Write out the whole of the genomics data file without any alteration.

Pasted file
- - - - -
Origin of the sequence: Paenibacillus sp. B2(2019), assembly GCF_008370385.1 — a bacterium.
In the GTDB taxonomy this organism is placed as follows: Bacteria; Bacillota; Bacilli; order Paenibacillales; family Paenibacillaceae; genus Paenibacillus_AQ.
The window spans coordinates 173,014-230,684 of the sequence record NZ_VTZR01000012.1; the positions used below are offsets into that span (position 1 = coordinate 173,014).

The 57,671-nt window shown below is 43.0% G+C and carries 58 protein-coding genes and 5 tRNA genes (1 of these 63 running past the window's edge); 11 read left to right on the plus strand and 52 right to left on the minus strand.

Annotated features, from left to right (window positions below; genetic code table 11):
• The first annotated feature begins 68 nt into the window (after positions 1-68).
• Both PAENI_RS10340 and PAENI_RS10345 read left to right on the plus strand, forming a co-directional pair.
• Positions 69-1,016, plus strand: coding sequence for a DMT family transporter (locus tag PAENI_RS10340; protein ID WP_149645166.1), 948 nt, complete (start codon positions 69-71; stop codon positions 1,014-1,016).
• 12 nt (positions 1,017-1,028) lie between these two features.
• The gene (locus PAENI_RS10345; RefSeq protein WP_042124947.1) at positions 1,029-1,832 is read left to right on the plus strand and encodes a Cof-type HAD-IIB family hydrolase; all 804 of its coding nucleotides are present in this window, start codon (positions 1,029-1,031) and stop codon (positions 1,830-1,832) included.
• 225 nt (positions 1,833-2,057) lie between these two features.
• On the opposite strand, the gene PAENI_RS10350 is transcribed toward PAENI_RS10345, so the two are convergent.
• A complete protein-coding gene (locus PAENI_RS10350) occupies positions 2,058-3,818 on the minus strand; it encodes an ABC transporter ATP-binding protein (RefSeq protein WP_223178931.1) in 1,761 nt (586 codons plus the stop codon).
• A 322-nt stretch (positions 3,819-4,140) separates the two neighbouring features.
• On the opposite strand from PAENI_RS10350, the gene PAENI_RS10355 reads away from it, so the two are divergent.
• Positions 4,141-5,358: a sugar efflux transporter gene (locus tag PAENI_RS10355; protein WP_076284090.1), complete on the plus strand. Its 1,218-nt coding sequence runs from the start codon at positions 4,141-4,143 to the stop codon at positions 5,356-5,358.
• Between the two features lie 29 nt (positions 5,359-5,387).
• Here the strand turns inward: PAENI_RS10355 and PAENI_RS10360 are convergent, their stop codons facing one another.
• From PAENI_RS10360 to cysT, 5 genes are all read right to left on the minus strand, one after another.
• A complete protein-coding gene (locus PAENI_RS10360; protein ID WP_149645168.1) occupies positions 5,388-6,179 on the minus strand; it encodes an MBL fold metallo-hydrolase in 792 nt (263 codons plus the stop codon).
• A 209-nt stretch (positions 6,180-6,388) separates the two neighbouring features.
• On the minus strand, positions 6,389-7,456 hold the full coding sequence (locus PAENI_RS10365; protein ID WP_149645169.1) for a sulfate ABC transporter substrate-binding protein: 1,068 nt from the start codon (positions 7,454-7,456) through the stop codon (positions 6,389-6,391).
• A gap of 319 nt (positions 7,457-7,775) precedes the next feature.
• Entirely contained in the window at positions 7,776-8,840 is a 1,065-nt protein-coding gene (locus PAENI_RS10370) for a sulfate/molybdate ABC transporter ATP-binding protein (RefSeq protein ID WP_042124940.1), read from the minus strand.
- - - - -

Origin of the sequence: Paenibacillus sp. B2(2019), assembly GCF_008370385.1 — a bacterium.
In the GTDB taxonomy this organism is placed as follows: Bacteria; Bacillota; Bacilli; order Paenibacillales; family Paenibacillaceae; genus Paenibacillus_AQ.
The window spans coordinates 173,014-230,684 of the sequence record NZ_VTZR01000012.1; the positions used below are offsets into that span (position 1 = coordinate 173,014).

The 57,671-nt window shown below is 43.0% G+C and carries 58 protein-coding genes and 5 tRNA genes (1 of these 63 running past the window's edge); 11 read left to right on the plus strand and 52 right to left on the minus strand.

Annotated features, from left to right (window positions below; genetic code table 11):
• The first annotated feature begins 68 nt into the window (after positions 1-68).
• Both PAENI_RS10340 and PAENI_RS10345 read left to right on the plus strand, forming a co-directional pair.
• Positions 69-1,016, plus strand: coding sequence for a DMT family transporter (locus tag PAENI_RS10340; protein ID WP_149645166.1), 948 nt, complete (start codon positions 69-71; stop codon positions 1,014-1,016).
• 12 nt (positions 1,017-1,028) lie between these two features.
• The gene (locus PAENI_RS10345; RefSeq protein WP_042124947.1) at positions 1,029-1,832 is read left to right on the plus strand and encodes a Cof-type HAD-IIB family hydrolase; all 804 of its coding nucleotides are present in this window, start codon (positions 1,029-1,031) and stop codon (positions 1,830-1,832) included.
• 225 nt (positions 1,833-2,057) lie between these two features.
• On the opposite strand, the gene PAENI_RS10350 is transcribed toward PAENI_RS10345, so the two are convergent.
• A complete protein-coding gene (locus PAENI_RS10350) occupies positions 2,058-3,818 on the minus strand; it encodes an ABC transporter ATP-binding protein (RefSeq protein WP_223178931.1) in 1,761 nt (586 codons plus the stop codon).
• A 322-nt stretch (positions 3,819-4,140) separates the two neighbouring features.
• On the opposite strand from PAENI_RS10350, the gene PAENI_RS10355 reads away from it, so the two are divergent.
• Positions 4,141-5,358: a sugar efflux transporter gene (locus tag PAENI_RS10355; protein WP_076284090.1), complete on the plus strand. Its 1,218-nt coding sequence runs from the start codon at positions 4,141-4,143 to the stop codon at positions 5,356-5,358.
• Between the two features lie 29 nt (positions 5,359-5,387).
• Here the strand turns inward: PAENI_RS10355 and PAENI_RS10360 are convergent, their stop codons facing one another.
• From PAENI_RS10360 to cysT, 5 genes are all read right to left on the minus strand, one after another.
• A complete protein-coding gene (locus PAENI_RS10360; protein ID WP_149645168.1) occupies positions 5,388-6,179 on the minus strand; it encodes an MBL fold metallo-hydrolase in 792 nt (263 codons plus the stop codon).
• A 209-nt stretch (positions 6,180-6,388) separates the two neighbouring features.
• On the minus strand, positions 6,389-7,456 hold the full coding sequence (locus PAENI_RS10365; protein ID WP_149645169.1) for a sulfate ABC transporter substrate-binding protein: 1,068 nt from the start codon (positions 7,454-7,456) through the stop codon (positions 6,389-6,391).
• A gap of 319 nt (positions 7,457-7,775) precedes the next feature.
• Entirely contained in the window at positions 7,776-8,840 is a 1,065-nt protein-coding gene (locus PAENI_RS10370) for a sulfate/molybdate ABC transporter ATP-binding protein (RefSeq protein ID WP_042124940.1), read from the minus strand.